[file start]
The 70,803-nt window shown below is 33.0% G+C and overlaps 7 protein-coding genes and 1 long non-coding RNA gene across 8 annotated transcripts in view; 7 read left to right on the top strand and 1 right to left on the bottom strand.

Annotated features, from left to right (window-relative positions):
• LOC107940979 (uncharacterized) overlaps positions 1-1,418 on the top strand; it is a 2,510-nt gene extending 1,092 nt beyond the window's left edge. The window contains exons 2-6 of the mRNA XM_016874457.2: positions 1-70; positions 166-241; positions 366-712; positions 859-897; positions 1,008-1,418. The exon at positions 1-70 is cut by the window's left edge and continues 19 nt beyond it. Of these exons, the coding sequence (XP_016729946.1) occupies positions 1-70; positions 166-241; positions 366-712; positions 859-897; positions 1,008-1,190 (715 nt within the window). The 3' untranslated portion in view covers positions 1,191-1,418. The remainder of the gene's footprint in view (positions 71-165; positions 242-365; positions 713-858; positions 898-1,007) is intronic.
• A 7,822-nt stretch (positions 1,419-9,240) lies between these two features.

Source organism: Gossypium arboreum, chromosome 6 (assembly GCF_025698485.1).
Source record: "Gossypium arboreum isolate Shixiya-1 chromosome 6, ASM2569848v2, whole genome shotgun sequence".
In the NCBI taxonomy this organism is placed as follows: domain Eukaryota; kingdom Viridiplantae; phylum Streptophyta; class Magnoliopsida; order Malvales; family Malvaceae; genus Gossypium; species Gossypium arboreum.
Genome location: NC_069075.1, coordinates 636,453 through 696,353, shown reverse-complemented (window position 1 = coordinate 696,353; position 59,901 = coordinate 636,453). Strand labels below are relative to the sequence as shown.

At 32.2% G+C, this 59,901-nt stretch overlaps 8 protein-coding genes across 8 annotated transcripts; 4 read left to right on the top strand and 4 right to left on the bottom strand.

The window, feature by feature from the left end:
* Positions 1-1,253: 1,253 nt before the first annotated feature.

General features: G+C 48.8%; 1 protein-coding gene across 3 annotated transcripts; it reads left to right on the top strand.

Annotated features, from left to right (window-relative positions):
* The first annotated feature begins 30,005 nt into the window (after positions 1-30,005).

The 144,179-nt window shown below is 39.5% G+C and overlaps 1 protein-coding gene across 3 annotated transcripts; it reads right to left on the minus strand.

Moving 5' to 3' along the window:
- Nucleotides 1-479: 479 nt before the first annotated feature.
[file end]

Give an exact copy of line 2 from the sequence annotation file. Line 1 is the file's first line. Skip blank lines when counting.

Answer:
Annotated features, from left to right (window-relative positions):